History & Culture

Celebrating Swami Vivekananda

Swami Vivekananda  

Great men are seldom born. It is our good fortune that in one decade of the 19th century, three great men were born in India: Swami Vivekananda on January 12, 1863, Rabindranath Tagore on May 4, 1861, and Mahatma Gandhi on October 2, 1869. Each became a formidable figure in his sphere of work. Swami Vivekananda was the first leader among these three outstanding persons to make a major impact on the Indian consciousness both in his time and thereafter.

Narendranath Dutt was born into a Hindu family in Kolkata. During his short life span of 39 years he gave new meaning to the Hindu philosophy of tolerance. It was he who built the Ramakrishna Order to propagate the values of the Vedanta philosophy and to work for the spread of quality education and health care throughout the length and breadth of India.

The contribution of Swami Vivekananda needs to be viewed in three inter-related perspectives. First, he brought religion to the centre-stage and gave a new meaning to it. Secondly, he stressed the need for harmony among faiths. Thirdly , his teachings continue to be of relevance.

A contemporary of Swami Vivekananda, the famous German thinker Friedrich Neitzsche (1844-1900) declared the ‘death of God.' It was felt that science and rationality were guiding human affairs more decisively than religions. This was not acceptable to Swami Vivekananda and he went on to give a new meaning to religion.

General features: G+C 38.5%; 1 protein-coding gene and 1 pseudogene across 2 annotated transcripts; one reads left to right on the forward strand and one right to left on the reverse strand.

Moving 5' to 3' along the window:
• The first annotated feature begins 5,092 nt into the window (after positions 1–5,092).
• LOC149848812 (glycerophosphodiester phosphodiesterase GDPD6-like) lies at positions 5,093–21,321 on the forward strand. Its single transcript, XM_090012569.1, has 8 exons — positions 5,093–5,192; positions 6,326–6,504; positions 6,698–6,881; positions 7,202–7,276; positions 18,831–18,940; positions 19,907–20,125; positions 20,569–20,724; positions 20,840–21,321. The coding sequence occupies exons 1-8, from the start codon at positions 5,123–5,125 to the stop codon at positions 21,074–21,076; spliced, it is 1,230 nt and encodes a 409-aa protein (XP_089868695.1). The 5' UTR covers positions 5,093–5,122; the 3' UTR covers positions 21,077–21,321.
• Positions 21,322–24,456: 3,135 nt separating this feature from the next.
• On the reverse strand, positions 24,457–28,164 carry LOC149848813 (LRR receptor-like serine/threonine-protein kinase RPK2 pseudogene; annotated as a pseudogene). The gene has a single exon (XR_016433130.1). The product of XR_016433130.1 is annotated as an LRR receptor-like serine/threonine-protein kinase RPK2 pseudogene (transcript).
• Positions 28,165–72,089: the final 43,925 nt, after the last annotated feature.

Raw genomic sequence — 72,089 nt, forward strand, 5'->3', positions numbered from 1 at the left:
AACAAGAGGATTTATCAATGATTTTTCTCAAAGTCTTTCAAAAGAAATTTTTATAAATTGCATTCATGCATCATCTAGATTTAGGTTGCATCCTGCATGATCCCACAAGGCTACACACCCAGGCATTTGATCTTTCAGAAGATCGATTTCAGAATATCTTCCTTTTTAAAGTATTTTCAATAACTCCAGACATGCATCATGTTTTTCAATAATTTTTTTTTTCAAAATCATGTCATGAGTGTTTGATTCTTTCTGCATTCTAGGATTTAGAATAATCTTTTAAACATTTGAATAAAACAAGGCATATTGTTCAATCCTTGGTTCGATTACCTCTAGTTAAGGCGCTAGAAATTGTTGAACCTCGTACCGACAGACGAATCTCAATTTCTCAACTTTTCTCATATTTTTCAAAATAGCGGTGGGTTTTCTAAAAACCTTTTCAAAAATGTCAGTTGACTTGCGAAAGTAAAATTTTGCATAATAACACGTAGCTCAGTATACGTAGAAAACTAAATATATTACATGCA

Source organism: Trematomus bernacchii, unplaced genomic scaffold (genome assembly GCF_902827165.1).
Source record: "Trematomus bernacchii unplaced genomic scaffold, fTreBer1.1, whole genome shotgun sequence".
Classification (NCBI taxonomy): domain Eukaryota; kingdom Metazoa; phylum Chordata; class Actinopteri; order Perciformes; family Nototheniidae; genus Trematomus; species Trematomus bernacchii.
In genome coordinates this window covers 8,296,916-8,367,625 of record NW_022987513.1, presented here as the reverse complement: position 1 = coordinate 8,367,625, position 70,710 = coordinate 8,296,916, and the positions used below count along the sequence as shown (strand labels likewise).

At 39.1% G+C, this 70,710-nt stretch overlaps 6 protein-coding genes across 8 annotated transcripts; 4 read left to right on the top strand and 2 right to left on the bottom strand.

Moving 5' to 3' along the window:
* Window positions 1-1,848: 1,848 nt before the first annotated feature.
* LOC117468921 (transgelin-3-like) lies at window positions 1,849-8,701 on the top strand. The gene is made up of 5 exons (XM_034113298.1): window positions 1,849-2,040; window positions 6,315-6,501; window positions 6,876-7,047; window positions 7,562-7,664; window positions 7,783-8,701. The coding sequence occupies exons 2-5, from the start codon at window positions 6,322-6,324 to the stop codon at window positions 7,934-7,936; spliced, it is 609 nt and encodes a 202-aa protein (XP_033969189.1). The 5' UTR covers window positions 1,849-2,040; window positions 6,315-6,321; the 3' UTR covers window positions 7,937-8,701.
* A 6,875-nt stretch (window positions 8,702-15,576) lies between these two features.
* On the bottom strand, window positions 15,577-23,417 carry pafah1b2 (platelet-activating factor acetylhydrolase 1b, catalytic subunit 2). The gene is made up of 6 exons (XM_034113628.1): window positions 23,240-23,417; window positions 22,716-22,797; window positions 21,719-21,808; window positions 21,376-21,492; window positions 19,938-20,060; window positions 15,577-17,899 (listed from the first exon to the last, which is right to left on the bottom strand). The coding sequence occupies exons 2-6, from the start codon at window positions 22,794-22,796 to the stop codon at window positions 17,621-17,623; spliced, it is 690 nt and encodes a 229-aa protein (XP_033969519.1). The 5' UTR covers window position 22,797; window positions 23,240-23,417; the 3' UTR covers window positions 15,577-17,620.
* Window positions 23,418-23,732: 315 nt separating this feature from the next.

Swami Vivekananda maintained that service to God should mean service to the poor. He coined a new word Daridra Narayana – ‘God in the poor and the lowly'- as a religious axiom. Daridra-Narayana brought in an element of the sense of duty which was enjoined on men and women to serve the poor if they wanted to serve God.

His philosophy

Like the Buddha, Swami Vivekananda highlighted the role of rationality in human conduct. He believed that whatever we do must be justified and supported by reason. Man must learn to live with a religion which commends itself to intellectual conscience and to the spirit of rationality. Any religion that divides man from man, or supports privileges, exploitation, and wars, cannot commend itself.

Swami Vivekananda raised service of the poor to the level of worship, and at that level, harmony among different faiths automatically became a pre-condition. Such an environment demands reconciliation among human beings.

Swamiji's earnest prayer was, “May I be born again and again, and suffer thousands of miseries, so that I may worship, my God the miserable, my God the poor of all races, of all species.”

Today it is no longer possible to live an isolated life. People of different faiths live side by side. It is therefore, necessary to understand each other: their needs and aspirations, faiths and practices. A close examination of Swamiji's teachings and practices reveals that he thought ahead of his time. His ideas emphasising dialogue among faiths and justification for plurality of faiths and belief patterns are of great relevance in today's strife-torn world.

The historic address

Swami Vivekananda explained that the Vedanta philosophy was not Brahmanic or Buddhist, Christian or Muslim, but the sum total of all these. In his historic address to the Parliament of Religions in Chicago on September 11, 1893, Swami Vivekananda clarified: